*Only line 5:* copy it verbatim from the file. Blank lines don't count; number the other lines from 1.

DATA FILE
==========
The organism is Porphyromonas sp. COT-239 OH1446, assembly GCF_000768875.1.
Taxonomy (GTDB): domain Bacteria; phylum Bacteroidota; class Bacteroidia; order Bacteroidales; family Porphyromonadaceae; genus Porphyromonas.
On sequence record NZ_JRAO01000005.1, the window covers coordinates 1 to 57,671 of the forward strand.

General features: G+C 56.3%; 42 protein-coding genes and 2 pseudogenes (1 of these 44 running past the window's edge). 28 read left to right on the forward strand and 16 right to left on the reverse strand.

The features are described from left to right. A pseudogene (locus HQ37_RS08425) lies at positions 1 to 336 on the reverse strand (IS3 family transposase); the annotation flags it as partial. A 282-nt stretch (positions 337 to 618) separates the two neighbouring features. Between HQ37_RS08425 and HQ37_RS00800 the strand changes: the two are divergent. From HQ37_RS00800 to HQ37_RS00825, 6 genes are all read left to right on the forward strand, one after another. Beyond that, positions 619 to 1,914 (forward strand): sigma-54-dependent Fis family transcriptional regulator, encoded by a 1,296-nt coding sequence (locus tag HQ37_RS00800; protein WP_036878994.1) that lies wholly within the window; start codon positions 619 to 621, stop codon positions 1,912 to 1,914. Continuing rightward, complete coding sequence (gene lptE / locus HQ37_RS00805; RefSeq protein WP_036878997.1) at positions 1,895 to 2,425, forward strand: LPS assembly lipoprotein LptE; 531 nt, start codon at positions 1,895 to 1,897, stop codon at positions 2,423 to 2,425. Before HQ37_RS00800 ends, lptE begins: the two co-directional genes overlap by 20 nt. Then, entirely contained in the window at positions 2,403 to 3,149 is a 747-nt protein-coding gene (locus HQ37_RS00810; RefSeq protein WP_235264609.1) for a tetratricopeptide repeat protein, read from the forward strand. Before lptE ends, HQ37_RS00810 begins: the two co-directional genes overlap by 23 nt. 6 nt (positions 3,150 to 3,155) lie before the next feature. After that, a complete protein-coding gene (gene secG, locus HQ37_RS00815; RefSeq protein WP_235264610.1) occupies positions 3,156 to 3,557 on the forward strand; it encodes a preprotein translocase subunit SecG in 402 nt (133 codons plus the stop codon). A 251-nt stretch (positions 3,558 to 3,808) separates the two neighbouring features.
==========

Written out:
The features are described from left to right. A pseudogene (locus HQ37_RS08425) lies at positions 1 to 336 on the reverse strand (IS3 family transposase); the annotation flags it as partial. A 282-nt stretch (positions 337 to 618) separates the two neighbouring features. Between HQ37_RS08425 and HQ37_RS00800 the strand changes: the two are divergent. From HQ37_RS00800 to HQ37_RS00825, 6 genes are all read left to right on the forward strand, one after another. Beyond that, positions 619 to 1,914 (forward strand): sigma-54-dependent Fis family transcriptional regulator, encoded by a 1,296-nt coding sequence (locus tag HQ37_RS00800; protein WP_036878994.1) that lies wholly within the window; start codon positions 619 to 621, stop codon positions 1,912 to 1,914. Continuing rightward, complete coding sequence (gene lptE / locus HQ37_RS00805; RefSeq protein WP_036878997.1) at positions 1,895 to 2,425, forward strand: LPS assembly lipoprotein LptE; 531 nt, start codon at positions 1,895 to 1,897, stop codon at positions 2,423 to 2,425. Before HQ37_RS00800 ends, lptE begins: the two co-directional genes overlap by 20 nt. Then, entirely contained in the window at positions 2,403 to 3,149 is a 747-nt protein-coding gene (locus HQ37_RS00810; RefSeq protein WP_235264609.1) for a tetratricopeptide repeat protein, read from the forward strand. Before lptE ends, HQ37_RS00810 begins: the two co-directional genes overlap by 23 nt. 6 nt (positions 3,150 to 3,155) lie before the next feature. After that, a complete protein-coding gene (gene secG, locus HQ37_RS00815; RefSeq protein WP_235264610.1) occupies positions 3,156 to 3,557 on the forward strand; it encodes a preprotein translocase subunit SecG in 402 nt (133 codons plus the stop codon). A 251-nt stretch (positions 3,558 to 3,808) separates the two neighbouring features.